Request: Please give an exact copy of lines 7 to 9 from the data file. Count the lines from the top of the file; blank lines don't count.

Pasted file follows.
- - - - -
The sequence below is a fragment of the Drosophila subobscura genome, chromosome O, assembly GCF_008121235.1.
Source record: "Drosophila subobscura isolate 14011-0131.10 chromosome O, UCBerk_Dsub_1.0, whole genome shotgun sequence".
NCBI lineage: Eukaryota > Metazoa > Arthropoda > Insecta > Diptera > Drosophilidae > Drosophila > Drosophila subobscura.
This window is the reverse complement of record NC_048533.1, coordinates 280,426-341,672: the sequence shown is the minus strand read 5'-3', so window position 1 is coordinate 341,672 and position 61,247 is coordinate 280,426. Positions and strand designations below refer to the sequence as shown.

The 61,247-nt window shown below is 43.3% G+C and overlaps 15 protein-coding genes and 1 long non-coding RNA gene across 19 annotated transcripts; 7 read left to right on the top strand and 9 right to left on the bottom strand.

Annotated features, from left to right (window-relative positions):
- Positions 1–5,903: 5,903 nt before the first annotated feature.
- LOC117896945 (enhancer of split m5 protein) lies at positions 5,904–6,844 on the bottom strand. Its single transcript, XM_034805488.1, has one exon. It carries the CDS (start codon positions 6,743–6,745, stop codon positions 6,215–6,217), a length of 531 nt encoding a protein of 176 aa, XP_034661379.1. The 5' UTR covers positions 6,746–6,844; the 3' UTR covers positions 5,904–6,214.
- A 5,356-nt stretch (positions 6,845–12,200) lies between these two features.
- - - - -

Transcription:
- Positions 1–5,903: 5,903 nt before the first annotated feature.
- LOC117896945 (enhancer of split m5 protein) lies at positions 5,904–6,844 on the bottom strand. Its single transcript, XM_034805488.1, has one exon. It carries the CDS (start codon positions 6,743–6,745, stop codon positions 6,215–6,217), a length of 531 nt encoding a protein of 176 aa, XP_034661379.1. The 5' UTR covers positions 6,746–6,844; the 3' UTR covers positions 5,904–6,214.
- A 5,356-nt stretch (positions 6,845–12,200) lies between these two features.